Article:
This week I excitedly laid out all the vegetables for the ‘My Roots’ composition, thinking I had enough vegetables to fill the piece. I was mentally ready to stitch it all together, but dang if it didn’t still have an empty spot! That sent me back into my art studio with my fingers digging deep into my boxes of yarns and fleece. I settled on making one more kind of root vegetable that speaks to my childhood—kohlrabi. I remember finding peeled and chunked-up pieces in the fridge quite often and eating it after school like pieces of apple, although I don’t remember anyone ever cooking with it.
To get started on making my own kohlrabi, I sorted through my big bin of green fleece and pulled out about six shades and tints of green that I thought looked as if they could come together to create the coloration of the skin. I used my drum carder and blended my choices together into a green that I was happy with. The kohlrabi bulb typically has a light green color with petioles that come straight up from the bulb. I decided to do a little wet felting to create those structures. I used my kohlrabi green fleece to needle felt everything together and viola—kohlrabi! Now I think I need to make five more bulbs and I’ll have enough root vegetables for my piece.
This week I also launched into my commission piece that will involve creating a trellis to stand in front of a garden fence. I’m envisioning the fence to be made of weather-worn wood, much like the one that surrounds our back yard. I went out and took a few pictures so I could capture all of the colors hidden in the aged wood and returned to my stash of yarns. I dug through my gray and sand and light olive bins and pulled out everything that was even close to the colors I envisioned. I warped a loom and now I’m looking forward to weaving this week.
I haven’t completely abandoned my efforts for the Sounds of South production of Pippin this fall. One side project that I did was playing with graphics that we might use to support the production as T-shirts and posters. In designing the imagery, I thought a lot about the story line. It’s basically a coming of age story where the principal character is guided by the lead player who wears a black top hat.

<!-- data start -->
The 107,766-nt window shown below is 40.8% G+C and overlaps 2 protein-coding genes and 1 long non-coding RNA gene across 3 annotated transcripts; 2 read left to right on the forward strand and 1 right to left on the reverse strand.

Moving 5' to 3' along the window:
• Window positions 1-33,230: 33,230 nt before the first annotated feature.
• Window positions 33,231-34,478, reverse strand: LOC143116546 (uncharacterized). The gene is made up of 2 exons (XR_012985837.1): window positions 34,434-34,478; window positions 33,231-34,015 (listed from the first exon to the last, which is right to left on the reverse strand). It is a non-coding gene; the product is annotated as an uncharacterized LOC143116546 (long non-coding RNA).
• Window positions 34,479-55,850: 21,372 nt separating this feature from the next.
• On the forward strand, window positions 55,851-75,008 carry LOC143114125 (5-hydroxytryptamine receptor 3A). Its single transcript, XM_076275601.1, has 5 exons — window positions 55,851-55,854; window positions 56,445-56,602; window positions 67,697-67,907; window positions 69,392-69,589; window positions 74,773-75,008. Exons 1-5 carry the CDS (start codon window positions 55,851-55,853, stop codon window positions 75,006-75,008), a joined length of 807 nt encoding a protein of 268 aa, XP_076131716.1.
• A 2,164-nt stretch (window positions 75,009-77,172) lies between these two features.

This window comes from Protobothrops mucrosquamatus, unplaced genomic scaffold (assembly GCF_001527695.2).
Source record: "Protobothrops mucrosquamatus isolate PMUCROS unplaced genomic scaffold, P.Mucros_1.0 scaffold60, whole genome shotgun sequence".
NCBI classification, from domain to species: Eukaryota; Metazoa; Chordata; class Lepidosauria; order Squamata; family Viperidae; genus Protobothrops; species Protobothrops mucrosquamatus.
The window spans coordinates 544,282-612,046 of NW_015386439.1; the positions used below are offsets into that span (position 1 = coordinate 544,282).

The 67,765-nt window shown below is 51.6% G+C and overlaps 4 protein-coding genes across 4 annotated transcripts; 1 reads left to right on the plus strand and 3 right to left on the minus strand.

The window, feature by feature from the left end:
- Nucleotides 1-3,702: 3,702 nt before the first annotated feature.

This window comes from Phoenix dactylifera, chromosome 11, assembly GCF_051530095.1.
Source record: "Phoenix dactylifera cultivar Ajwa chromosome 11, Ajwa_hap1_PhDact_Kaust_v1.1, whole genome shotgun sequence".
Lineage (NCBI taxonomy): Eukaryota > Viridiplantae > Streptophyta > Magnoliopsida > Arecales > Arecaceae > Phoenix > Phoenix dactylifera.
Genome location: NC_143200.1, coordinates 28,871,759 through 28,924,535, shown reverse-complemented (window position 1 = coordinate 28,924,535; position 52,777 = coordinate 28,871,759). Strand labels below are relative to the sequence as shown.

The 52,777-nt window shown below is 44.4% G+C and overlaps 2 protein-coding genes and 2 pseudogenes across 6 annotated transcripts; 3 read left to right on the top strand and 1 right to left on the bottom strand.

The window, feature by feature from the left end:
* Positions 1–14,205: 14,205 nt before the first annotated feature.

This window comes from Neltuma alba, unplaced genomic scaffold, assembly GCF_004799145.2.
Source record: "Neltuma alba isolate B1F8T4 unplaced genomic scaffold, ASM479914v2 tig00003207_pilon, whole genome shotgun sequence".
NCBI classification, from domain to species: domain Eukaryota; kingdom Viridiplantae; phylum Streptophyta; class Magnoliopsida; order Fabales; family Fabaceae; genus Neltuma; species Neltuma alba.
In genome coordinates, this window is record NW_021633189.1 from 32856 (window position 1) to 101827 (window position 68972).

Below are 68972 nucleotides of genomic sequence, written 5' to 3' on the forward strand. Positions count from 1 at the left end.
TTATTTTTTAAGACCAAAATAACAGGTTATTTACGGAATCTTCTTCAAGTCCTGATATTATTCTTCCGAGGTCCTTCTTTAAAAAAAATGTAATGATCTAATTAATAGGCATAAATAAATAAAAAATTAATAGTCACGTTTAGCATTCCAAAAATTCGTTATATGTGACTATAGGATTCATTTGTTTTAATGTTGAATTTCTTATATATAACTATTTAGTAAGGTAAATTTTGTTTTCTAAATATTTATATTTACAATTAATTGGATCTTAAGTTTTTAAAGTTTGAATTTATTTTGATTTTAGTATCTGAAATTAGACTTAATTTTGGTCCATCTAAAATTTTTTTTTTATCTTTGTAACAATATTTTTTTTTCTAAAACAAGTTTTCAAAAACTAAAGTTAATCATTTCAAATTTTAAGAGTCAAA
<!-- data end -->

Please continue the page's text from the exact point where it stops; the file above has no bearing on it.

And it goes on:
Our setting will be a vintage circus decked out in royal colors that represent precious stones. I’m using sapphire blue, emerald green and amethyst purple for the chorus costumes. Pippin is the son of the king who rebels against his tyrant father and ultimately chooses his love interest to be Catherine, a member of the circus troupe. He decides that a simpler life with her and her son is closest to his heart. Some how that seems appropriate on this Mother’s Day.
Speaking of that, I’d like to wish a happy Mother’s Day to all today! I got a beautiful bouquet of flowers yesterday from my boys, and I woke up to the smell of pie baking in the oven. It turned out to be a mutsu pie from last summer’s fruit. It made a fine breakfast as a fresh-from-the oven warm treat.
Last week I delighted in a strawberry-rhubarb pie made from Nancy Riggert’s rhubarb and farmer’s market strawberries. That was nice, but only lasted until about Wednesday, since the boys seemed to like it a lot too. For me, life is good when you get two different fresh pies in one week! I hope you find whatever makes your life special on Mother’s day today.
Until next week,